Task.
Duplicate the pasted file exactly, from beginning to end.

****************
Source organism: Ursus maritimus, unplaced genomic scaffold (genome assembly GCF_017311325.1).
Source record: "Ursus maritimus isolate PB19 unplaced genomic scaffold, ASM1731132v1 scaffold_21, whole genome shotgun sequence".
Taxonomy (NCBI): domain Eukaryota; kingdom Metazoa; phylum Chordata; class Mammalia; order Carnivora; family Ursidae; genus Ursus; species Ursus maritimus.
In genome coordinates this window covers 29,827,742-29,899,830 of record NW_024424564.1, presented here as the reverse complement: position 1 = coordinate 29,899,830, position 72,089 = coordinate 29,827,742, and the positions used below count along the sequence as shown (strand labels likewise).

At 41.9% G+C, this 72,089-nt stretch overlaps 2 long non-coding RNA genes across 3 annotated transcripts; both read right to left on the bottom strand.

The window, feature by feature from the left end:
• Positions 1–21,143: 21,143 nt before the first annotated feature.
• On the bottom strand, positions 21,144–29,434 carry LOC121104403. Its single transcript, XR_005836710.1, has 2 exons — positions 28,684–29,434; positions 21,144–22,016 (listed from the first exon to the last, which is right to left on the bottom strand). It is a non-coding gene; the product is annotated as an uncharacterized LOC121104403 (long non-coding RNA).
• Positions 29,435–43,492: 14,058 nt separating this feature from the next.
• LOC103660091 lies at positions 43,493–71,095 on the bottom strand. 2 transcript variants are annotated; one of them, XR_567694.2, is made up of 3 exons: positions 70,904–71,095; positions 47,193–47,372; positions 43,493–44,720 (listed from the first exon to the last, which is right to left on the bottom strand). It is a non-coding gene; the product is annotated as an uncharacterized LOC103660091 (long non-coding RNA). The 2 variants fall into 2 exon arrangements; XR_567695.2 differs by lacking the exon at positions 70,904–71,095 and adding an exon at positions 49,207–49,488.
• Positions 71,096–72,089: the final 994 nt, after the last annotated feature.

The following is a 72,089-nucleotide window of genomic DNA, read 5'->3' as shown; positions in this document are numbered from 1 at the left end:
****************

Source organism: Ursus maritimus, unplaced genomic scaffold (genome assembly GCF_017311325.1).
Source record: "Ursus maritimus isolate PB19 unplaced genomic scaffold, ASM1731132v1 scaffold_21, whole genome shotgun sequence".
Taxonomy (NCBI): domain Eukaryota; kingdom Metazoa; phylum Chordata; class Mammalia; order Carnivora; family Ursidae; genus Ursus; species Ursus maritimus.
In genome coordinates this window covers 29,827,742-29,899,830 of record NW_024424564.1, presented here as the reverse complement: position 1 = coordinate 29,899,830, position 72,089 = coordinate 29,827,742, and the positions used below count along the sequence as shown (strand labels likewise).

At 41.9% G+C, this 72,089-nt stretch overlaps 2 long non-coding RNA genes across 3 annotated transcripts; both read right to left on the bottom strand.

The window, feature by feature from the left end:
• Positions 1–21,143: 21,143 nt before the first annotated feature.
• On the bottom strand, positions 21,144–29,434 carry LOC121104403. Its single transcript, XR_005836710.1, has 2 exons — positions 28,684–29,434; positions 21,144–22,016 (listed from the first exon to the last, which is right to left on the bottom strand). It is a non-coding gene; the product is annotated as an uncharacterized LOC121104403 (long non-coding RNA).
• Positions 29,435–43,492: 14,058 nt separating this feature from the next.
• LOC103660091 lies at positions 43,493–71,095 on the bottom strand. 2 transcript variants are annotated; one of them, XR_567694.2, is made up of 3 exons: positions 70,904–71,095; positions 47,193–47,372; positions 43,493–44,720 (listed from the first exon to the last, which is right to left on the bottom strand). It is a non-coding gene; the product is annotated as an uncharacterized LOC103660091 (long non-coding RNA). The 2 variants fall into 2 exon arrangements; XR_567695.2 differs by lacking the exon at positions 70,904–71,095 and adding an exon at positions 49,207–49,488.
• Positions 71,096–72,089: the final 994 nt, after the last annotated feature.

The following is a 72,089-nucleotide window of genomic DNA, read 5'->3' as shown; positions in this document are numbered from 1 at the left end: